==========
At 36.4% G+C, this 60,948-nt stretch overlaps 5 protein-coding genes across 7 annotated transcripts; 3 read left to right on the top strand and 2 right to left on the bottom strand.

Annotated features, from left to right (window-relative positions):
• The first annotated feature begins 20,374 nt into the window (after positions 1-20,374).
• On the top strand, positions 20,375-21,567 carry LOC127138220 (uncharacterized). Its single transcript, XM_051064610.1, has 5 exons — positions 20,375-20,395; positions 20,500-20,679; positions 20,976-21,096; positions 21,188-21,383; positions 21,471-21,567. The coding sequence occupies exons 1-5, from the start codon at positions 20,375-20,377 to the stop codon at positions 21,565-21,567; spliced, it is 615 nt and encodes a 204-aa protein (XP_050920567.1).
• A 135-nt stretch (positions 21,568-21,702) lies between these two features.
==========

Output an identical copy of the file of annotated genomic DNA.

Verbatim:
At 36.4% G+C, this 60,948-nt stretch overlaps 5 protein-coding genes across 7 annotated transcripts; 3 read left to right on the top strand and 2 right to left on the bottom strand.

Annotated features, from left to right (window-relative positions):
• The first annotated feature begins 20,374 nt into the window (after positions 1-20,374).
• On the top strand, positions 20,375-21,567 carry LOC127138220 (uncharacterized). Its single transcript, XM_051064610.1, has 5 exons — positions 20,375-20,395; positions 20,500-20,679; positions 20,976-21,096; positions 21,188-21,383; positions 21,471-21,567. The coding sequence occupies exons 1-5, from the start codon at positions 20,375-20,377 to the stop codon at positions 21,565-21,567; spliced, it is 615 nt and encodes a 204-aa protein (XP_050920567.1).
• A 135-nt stretch (positions 21,568-21,702) lies between these two features.